A university strives for the high road to sustainability

Many universities are trying to bring sustainability to campus through measures such as serving organic food in dining halls, using carbon-neutral power sources and constructing buildings that qualify for LEED (Leadership in Energy and Environmental Design) certification developed by the U.S. Green Building Council. Yet some institutions have expressed concern that some of these efforts do little to reduce environmental impact. Chemist David Oxtoby, president of Pomona College in Claremont, Calif., recently sat down with Science News writer Rachel Ehrenberg to discuss walking the green line.

DAVID OXTOBY “We could spend some money to become carbon neutral immediately, just by buying carbon credits. I think that’s a really false sense of sustainability.” Pomona College

Outside of curriculum changes, how has Pomona approached sustainability?

Just before I arrived, the college had developed a policy on building standards for sustainability, but we’ve pushed that forward in several directions. In particular, we now have a policy of LEED Gold for all new construction, and if anything, to go beyond LEED Gold. We’re really trying to develop our own standards, which are in some cases California-specific. The LEED standards are fine in general across the country, but one of the things we find is that water use is so important in California, but it may not be as important in some other part of the country. The LEED standards are really too generic, so we’re going beyond those standards.

There are always challenges, certainly with the balance between LEED standards, on the one hand — reducing energy costs and sustainability — and the aesthetics. We just have a new residence hall underway. And there were two groups, both on campus and on the board of trustees, and one group wanted to build a traditional building that in California would have red tile roofs, and another group wanted solar panels covering the roofs. We decided with the latter. We went in the sustainability direction partly because it was on the edge of the campus. If it had been at the core, we might have decided we wanted to have that character.

I’m personally pretty critical of the LEED-standard approach because there are things where if you put on a solar roof, it will get you one point and that will cost you say, a million dollars. And if you put in some bike racks, that will get you one point, which costs you nothing. So the gamesmanship bothers me. So although we are designing to LEED Gold, we are trying to be much more serious and spending the money that it takes to build buildings that really are sustainable.

You also have criticisms of the carbon credit approach. Why?

It’s not that I’m totally opposed to it. I’m a skeptic about the zero-carbon concept and, in particular, about moving toward that by buying carbon credits.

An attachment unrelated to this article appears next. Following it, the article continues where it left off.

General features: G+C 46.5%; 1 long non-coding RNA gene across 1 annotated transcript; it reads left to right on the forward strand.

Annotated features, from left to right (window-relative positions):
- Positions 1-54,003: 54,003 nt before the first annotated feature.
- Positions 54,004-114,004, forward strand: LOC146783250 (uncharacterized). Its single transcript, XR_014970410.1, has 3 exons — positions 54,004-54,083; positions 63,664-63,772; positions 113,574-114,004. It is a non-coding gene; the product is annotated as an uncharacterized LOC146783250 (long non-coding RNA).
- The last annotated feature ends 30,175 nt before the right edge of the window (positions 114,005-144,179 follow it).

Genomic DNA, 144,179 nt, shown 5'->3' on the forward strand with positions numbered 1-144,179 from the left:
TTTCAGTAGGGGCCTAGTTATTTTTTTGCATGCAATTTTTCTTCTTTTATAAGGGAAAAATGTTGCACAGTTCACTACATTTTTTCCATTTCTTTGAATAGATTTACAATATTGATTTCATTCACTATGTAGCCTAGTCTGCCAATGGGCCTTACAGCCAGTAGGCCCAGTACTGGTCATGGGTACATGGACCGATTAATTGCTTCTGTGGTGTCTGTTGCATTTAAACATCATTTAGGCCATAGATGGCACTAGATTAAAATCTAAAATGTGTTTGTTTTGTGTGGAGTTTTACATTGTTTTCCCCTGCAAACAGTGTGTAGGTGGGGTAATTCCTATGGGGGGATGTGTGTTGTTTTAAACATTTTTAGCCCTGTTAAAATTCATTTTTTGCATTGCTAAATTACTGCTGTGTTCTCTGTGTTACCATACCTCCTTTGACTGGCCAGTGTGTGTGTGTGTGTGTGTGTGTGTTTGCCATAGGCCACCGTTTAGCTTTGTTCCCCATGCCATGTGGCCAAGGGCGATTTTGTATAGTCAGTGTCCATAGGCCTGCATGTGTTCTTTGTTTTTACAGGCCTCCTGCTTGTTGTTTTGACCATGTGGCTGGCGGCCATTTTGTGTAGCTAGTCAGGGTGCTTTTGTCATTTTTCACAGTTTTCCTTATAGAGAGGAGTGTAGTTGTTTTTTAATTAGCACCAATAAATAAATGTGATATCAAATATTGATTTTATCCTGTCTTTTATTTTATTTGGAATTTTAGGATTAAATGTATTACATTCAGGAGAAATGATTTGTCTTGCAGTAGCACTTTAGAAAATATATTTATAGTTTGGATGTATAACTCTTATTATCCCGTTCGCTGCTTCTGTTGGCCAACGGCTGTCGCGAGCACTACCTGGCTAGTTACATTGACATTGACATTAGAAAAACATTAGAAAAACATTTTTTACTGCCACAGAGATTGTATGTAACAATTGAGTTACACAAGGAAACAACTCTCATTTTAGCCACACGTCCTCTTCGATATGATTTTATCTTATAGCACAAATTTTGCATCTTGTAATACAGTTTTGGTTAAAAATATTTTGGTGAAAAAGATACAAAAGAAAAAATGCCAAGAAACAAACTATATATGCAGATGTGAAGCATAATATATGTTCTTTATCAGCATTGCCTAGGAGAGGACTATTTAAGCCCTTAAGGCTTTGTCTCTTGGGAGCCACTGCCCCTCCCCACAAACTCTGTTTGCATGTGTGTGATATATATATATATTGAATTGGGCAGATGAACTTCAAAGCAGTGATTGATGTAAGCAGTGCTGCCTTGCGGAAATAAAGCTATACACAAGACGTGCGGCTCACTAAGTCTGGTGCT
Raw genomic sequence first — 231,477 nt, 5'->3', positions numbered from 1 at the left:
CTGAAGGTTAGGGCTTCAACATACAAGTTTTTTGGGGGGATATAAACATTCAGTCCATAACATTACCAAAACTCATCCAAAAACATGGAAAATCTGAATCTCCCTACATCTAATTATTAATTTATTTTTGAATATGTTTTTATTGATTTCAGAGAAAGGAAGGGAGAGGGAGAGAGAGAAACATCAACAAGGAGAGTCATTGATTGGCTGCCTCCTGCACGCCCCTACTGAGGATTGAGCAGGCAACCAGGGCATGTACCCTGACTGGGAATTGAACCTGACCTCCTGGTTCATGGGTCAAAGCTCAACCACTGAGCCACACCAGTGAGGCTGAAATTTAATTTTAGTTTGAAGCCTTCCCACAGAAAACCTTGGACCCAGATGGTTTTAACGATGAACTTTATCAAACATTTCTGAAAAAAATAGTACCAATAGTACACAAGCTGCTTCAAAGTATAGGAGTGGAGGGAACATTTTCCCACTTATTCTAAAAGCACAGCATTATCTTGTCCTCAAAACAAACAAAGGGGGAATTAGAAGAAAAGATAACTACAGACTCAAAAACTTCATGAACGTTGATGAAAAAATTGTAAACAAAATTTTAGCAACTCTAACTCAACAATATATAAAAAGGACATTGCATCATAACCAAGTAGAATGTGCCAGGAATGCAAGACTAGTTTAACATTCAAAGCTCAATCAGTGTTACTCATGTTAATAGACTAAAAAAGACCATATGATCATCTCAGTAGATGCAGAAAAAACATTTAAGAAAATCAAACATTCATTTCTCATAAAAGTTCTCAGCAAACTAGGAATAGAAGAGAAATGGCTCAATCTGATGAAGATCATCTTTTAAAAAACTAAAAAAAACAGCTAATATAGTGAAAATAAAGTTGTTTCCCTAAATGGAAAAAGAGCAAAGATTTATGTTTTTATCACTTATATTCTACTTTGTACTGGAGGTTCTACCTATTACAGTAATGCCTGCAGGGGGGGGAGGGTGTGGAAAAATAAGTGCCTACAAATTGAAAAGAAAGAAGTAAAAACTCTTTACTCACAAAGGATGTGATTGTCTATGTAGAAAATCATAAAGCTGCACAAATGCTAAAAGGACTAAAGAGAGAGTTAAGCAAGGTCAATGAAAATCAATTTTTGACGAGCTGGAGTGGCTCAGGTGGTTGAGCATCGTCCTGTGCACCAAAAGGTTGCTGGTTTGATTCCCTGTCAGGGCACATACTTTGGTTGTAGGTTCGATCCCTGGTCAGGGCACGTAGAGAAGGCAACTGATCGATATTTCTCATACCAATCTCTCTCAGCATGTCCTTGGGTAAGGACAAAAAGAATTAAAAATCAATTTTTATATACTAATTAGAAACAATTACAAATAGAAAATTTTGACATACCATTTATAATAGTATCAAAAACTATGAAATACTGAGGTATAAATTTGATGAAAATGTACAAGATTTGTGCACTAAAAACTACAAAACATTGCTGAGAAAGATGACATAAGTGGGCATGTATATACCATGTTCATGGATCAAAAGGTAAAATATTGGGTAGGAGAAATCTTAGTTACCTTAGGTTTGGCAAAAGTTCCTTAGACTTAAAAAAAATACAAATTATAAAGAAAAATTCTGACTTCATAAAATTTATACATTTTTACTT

There are certainly students who think we should go carbon neutral immediately. We have an endowment, we’re a relatively well-off college, why don’t we just start buying these carbon credits? And we could. If we wanted to, we could spend some money to become carbon neutral immediately, just by buying carbon credits. I think that’s a really false sense of sustainability. In my view carbon credits are underpriced — the cost of serious investment to reduce energy [use] is much higher than that. We’re spending more money than that, for example, to build solar roofs, and if we were to divert that into carbon credits, it would save us money — but I don’t think it would accomplish the goal of reducing our use of energy.

Frankly I see it as somewhat arrogant. We’ll go ahead and spend lots of money on air-conditioning or whatever, but we’ll pay someone else to reduce their energy costs in some way. So we’ll buy our way out of it. I think there are many people who are skeptical about the global market for carbon credits and how well-regulated they are and whether it’s really clear that the projects [that the credits fund] would have been done anyway, for example.

How do you balance sustainability against other concerns?

We had a sort of funny discussion. Several people on campus, both faculty and students, were arguing that Pomona should change the fundamental nature of our students, that we were being very nonsustainable by drawing students from all over the country because of course they fly long distances to get there … so we should just be local. So you can go too far in that direction. To me the goal of getting a group of students together and teaching them outweighs the fact that some of them have to fly long distances. So you need to take everything with a grain of salt. If you try and make everything as carbon neutral as possible, then you are not going to be, in the long run, creating the educational experience that’s going to create the future scientists who are going to solve a big problem.